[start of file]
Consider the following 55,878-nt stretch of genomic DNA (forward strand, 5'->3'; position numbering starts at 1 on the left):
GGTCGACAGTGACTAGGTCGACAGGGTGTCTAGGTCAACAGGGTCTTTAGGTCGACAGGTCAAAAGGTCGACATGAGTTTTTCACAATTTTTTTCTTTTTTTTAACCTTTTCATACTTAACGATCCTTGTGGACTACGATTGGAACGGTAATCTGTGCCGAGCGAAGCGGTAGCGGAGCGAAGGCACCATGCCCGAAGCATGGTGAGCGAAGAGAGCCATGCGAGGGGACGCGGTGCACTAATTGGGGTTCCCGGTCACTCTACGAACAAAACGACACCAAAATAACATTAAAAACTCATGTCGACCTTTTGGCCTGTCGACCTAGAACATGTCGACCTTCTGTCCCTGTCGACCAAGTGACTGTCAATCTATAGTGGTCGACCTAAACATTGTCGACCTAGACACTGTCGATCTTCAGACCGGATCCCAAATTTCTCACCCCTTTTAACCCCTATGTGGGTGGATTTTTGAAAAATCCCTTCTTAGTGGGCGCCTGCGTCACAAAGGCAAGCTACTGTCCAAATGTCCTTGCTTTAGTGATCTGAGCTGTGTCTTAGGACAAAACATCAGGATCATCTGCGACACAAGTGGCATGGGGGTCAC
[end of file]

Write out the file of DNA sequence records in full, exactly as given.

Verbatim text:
Consider the following 55,878-nt stretch of genomic DNA (forward strand, 5'->3'; position numbering starts at 1 on the left):
GGTCGACAGTGACTAGGTCGACAGGGTGTCTAGGTCAACAGGGTCTTTAGGTCGACAGGTCAAAAGGTCGACATGAGTTTTTCACAATTTTTTTCTTTTTTTTAACCTTTTCATACTTAACGATCCTTGTGGACTACGATTGGAACGGTAATCTGTGCCGAGCGAAGCGGTAGCGGAGCGAAGGCACCATGCCCGAAGCATGGTGAGCGAAGAGAGCCATGCGAGGGGACGCGGTGCACTAATTGGGGTTCCCGGTCACTCTACGAACAAAACGACACCAAAATAACATTAAAAACTCATGTCGACCTTTTGGCCTGTCGACCTAGAACATGTCGACCTTCTGTCCCTGTCGACCAAGTGACTGTCAATCTATAGTGGTCGACCTAAACATTGTCGACCTAGACACTGTCGATCTTCAGACCGGATCCCAAATTTCTCACCCCTTTTAACCCCTATGTGGGTGGATTTTTGAAAAATCCCTTCTTAGTGGGCGCCTGCGTCACAAAGGCAAGCTACTGTCCAAATGTCCTTGCTTTAGTGATCTGAGCTGTGTCTTAGGACAAAACATCAGGATCATCTGCGACACAAGTGGCATGGGGGTCAC